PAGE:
An evening of chai and retrospection
Certain intimacies are lost at the heart of a budding metropolitan such as ours. Culturally ingrained and passed down for generations is the practice of sitting in a circle and sharing tales of tradition and folklore, a common sight in rural Bangladesh. Amidst the hustle and bustle of Dhaka City, Spreeha Foundation hoped to cultivate a similar environment and sense of community at their event.
On Saturday, July 28, Spreeha Foundation hosted the pilot session of ‘Amar Spreeha’ – the first of a series of bi-monthly talks focused on building necessary conversations and driving change within youth communities. Their vision is to provide a platform to show the heroes of tomorrow, through example, that people who followed their passions have pioneered change and found happiness in the pursuit of meaningful, impactful work.
Perhaps the perfect example starts with Tazin Shadid, the founder of Spreeha Foundation. Traveling back in time to 2008, Tazin left his position as a senior UX researcher at Microsoft to pursue his long-held dream of developing a social venture that would help the underprivileged at home.
What started out as a mobile clinic, has since transformed into an organization spanning multiple programs and helping thousands of lives. Currently, Spreeha engages in the provision of healthcare, education, skills training as well as youth building and leadership activities to communities both located in urban and rural regions. The organization’s projects are present in Dhaka, Teknaf and Bandarban.
Tazin Shadid had dared to live his 'spreeha', and according to Spreeha Foundation – so should you. Accompanying them that evening were four out of seven friends who started Togbog -- a page that focuses solely on creating positive content in the form of engaging short videos, regularly depicting and exploring the various interesting facets of Bangladesh. Their 'spreeha' is to bring to light all the good things, everything we should love and be proud of about our country.
When we open up Facebook, we’re immediately knee-deep in a surge of overwhelmingly negative content pertaining to all things close to home. To an extent, that’s justified. How do we solve these problems if we don’t even know about them? Yet, we often forget that our newsfeeds only share one side of the story. We are the citizens of a country that is not only surviving, but in many cases, thriving for a better tomorrow -- and our online presence doesn’t do much in the way of reflecting that.
The minds behind Togbog realized this imbalance in content consumption, and decided it was time for a change. Their experiences working on Togbog were just one of a number of interesting conversations permeating the air that evening.
Illuminated by the warm glow of lamps and fairy light in the coziest of settings, people of different ages with varying fields of expertise -- from engineering to philosophy -- shared unique insights, personal experiences and perspectives.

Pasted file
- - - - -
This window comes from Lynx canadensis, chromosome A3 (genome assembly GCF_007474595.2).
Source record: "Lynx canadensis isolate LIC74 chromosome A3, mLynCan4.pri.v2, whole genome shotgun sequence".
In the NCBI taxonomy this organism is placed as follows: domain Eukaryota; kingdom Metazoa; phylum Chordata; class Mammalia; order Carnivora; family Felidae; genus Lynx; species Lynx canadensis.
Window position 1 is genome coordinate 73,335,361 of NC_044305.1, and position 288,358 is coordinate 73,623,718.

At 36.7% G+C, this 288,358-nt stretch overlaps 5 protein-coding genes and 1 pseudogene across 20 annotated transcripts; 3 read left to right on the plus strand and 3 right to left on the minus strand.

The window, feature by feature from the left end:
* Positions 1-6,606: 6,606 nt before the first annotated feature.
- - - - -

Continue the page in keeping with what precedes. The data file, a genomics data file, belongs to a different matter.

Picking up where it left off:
Instead of being just another seminar with speakers allotted a fixed number of minutes to deliver a scripted message, ‘Amar Spreeha’ provided a refreshing change of pace with its engaging structure and ambience. No audience, just a community and a platform to share their stories.
Spreeha Bangladesh Foundation is a non-profit organization with a dynamic team of problem solvers who tackle social issues head-on and devise creative solutions. Their programs include:
Sneho: A healthcare program catering to the medical needs of communities - Sneho provides access to physicians, medication, pharmacy and pathology lab services, as well as health education.
Duronto: A well-rounded educational program providing early childhood developmental services, after-school program, scholarships and education counseling.
Progga: A creative leadership program empowering adolescent girls with essential life skills and promoting self-definition and confidence, enabling them to become active participants in society.
Kusholi: A training program focusing on equipping individuals who are deprived of technological access with necessary IT- related skill sets to enable and accelerate their career paths.
Udoy: Udoy centers empower working mothers in the RGM sector by providing early child development center and a daycare as well as monthly discussions stressing on maternal care and well-being.
Aalo: An emergency disaster response program that is working to rebuild the lives of the Rohingya refugees. The program includes provision of healthcare, education, relief materials, and counseling in the refugee camps situated in Bangladesh.
Journey of hope - breaking the poverty cycle: A project funded by Spreeha Foundation (USA), a voluntary organization based in Seattle, aiming to break the cycle of poverty by providing healthcare, education and skills training to underprivileged individuals in the Rayer Bazar Community of Dhaka, Bangladesh. In partnership with Spreeha Bangladesh since the year of 2013, the project uses a holistic approach towards ending poverty and has successfully been able to impact 49,705 lives as of May, 2017.